Harnessing fusion energy at scale and with a net energy gain presents significant technical challenges. Recent advances have resulted in renewed interest in government-funded and private-sector research and development. Several ATAP programs are contributing to this effort, including the Advanced Modeling Program, the BELLA Center, and the Superconducting Magnet Program.

Two scientists in a lab/shop area examine superconducting wire

Magnetic confinement fusion uses powerful magnetic fields to contain hot, dense plasmas. Superconducting magnets produce far higher fields, but must be operated at liquid-helium temperatures. Progress in high-temperature superconductors (HTS) has revitalized fusion applications. ATAP’s Superconducting Magnet Program supports fusion development by providing HTS and magnet expertise.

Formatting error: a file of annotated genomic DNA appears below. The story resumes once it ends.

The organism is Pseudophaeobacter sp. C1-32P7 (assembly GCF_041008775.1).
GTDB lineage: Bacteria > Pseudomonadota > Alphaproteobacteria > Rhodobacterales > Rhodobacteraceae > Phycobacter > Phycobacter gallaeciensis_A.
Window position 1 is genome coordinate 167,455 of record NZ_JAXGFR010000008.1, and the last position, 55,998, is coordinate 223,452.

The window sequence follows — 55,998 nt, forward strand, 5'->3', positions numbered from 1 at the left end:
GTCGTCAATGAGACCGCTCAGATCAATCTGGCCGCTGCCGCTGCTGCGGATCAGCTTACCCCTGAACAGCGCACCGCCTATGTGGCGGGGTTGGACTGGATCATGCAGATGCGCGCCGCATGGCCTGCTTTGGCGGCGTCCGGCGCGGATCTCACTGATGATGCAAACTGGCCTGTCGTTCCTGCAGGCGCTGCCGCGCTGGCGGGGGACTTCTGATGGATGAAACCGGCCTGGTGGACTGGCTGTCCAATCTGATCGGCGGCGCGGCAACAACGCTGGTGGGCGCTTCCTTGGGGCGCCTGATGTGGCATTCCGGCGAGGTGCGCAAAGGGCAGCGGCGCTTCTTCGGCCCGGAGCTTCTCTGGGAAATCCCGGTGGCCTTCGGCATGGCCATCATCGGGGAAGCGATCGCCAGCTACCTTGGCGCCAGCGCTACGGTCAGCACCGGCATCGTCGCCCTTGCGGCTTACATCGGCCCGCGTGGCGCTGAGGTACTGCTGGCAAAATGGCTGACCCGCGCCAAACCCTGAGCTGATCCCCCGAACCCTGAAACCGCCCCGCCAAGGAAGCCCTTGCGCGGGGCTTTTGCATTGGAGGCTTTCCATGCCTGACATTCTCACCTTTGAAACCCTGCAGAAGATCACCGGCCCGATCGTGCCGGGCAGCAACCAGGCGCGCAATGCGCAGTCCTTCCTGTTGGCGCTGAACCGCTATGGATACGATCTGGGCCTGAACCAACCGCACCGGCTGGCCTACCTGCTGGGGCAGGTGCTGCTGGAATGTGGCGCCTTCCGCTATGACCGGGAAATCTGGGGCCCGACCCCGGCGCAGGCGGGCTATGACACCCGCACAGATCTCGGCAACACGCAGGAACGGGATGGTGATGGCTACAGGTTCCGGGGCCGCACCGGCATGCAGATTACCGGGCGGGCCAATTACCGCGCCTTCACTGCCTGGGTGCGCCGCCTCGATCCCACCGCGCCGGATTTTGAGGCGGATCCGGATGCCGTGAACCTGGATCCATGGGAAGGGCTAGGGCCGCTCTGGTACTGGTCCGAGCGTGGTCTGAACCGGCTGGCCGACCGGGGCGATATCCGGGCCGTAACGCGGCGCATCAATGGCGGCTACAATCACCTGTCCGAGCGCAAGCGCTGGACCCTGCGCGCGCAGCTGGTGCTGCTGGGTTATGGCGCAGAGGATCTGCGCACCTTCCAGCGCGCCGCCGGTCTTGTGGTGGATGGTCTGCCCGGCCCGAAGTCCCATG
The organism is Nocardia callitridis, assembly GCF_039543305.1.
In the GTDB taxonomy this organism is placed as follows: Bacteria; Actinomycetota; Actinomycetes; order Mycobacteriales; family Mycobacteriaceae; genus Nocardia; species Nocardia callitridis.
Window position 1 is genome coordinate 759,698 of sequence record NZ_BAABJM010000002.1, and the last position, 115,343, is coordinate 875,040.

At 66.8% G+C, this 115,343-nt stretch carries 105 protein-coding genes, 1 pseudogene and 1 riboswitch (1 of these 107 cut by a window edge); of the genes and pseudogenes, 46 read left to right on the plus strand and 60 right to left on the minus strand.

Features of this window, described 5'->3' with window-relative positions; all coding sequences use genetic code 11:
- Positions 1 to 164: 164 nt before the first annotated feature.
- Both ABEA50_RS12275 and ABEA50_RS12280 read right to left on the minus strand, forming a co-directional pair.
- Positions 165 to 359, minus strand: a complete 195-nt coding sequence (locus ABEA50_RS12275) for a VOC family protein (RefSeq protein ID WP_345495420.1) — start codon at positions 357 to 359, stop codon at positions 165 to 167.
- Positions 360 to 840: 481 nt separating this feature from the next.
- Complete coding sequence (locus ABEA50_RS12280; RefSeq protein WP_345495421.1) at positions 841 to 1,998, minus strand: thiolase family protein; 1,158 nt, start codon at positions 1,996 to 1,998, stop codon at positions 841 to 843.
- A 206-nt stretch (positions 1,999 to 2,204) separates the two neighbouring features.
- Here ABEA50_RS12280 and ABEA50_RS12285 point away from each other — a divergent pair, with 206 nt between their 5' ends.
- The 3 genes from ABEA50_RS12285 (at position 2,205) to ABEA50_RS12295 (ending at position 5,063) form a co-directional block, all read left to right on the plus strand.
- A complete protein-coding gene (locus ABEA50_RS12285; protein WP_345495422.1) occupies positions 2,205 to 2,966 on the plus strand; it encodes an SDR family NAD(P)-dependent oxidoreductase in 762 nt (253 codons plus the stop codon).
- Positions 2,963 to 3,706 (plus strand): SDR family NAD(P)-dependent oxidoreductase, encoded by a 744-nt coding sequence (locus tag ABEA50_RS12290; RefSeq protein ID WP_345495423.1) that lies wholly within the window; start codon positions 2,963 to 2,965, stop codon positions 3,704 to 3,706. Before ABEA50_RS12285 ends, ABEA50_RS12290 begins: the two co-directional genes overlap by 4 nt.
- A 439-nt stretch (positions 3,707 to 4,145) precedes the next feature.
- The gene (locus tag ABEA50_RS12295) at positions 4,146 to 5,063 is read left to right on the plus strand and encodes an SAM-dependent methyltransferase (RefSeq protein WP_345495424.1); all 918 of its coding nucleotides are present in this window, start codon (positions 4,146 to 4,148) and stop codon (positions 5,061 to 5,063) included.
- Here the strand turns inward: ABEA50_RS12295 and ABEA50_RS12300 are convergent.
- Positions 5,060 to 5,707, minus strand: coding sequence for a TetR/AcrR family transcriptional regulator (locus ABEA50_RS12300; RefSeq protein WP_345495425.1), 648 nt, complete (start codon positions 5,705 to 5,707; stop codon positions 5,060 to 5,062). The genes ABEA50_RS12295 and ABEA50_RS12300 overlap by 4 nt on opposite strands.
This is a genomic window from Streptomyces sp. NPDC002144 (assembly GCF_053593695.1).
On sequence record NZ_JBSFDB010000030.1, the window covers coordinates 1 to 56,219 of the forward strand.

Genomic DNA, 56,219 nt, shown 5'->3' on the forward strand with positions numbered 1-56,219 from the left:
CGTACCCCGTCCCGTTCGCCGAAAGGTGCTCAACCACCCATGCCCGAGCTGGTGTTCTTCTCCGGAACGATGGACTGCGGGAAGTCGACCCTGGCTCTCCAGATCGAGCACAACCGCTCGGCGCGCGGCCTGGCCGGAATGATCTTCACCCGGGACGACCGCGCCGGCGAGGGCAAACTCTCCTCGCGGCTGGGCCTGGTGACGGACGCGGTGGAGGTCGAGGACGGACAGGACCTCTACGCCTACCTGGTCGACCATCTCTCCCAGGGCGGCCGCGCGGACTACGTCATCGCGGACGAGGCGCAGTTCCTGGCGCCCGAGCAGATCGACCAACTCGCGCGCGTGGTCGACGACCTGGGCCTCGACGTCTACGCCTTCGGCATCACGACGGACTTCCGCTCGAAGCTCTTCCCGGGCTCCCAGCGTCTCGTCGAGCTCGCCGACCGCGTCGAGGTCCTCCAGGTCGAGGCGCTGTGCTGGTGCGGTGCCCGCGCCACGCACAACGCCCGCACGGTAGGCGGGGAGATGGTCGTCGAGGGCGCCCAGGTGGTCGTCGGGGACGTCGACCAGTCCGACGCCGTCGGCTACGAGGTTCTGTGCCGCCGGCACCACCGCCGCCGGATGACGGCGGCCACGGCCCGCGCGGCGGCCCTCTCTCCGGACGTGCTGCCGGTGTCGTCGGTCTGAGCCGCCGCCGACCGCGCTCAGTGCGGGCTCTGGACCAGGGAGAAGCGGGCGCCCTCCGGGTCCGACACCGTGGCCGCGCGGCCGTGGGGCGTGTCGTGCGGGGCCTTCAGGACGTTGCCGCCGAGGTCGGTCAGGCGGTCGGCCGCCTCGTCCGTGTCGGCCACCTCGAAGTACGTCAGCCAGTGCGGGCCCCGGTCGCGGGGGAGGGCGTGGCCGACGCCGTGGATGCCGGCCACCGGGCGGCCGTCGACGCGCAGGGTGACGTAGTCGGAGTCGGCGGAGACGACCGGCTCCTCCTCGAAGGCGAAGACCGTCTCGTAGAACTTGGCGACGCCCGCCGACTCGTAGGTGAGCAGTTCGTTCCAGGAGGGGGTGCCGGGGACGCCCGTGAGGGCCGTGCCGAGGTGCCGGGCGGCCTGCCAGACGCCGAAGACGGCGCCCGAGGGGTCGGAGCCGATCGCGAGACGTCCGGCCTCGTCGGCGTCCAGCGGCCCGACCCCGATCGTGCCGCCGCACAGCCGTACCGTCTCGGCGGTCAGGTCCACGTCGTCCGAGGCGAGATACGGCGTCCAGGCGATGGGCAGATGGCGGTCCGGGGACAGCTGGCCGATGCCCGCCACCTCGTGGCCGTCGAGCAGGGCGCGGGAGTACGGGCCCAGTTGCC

Magnetic Vortex Acceleration simulation shows a particle beam emerging from a tubular plasma

Fusion science and high-performance computing have always been a natural team. ATAP’s Advanced Modeling Program uses tools and methods to model fundamental plasma physics, laser-plasma interactions, high-energy-density science, high-field physics, laboratory and astrophysical plasmas, and fusion physics. We also lead KISMET, a multi-laboratory collaboration funded by the DOE’s Office of Fusion Energy Sciences.

Three researchers wearing cleanroom gowns, white gloves, and hairnets work in a laser area

Science relevant to inertial fusion energy—including laser-plasma acceleration of ions as a means of driving inertial fusion targets—and high-energy-density physics are among the many exciting fields enabled by the BELLA Center’s intense, high-energy lasers.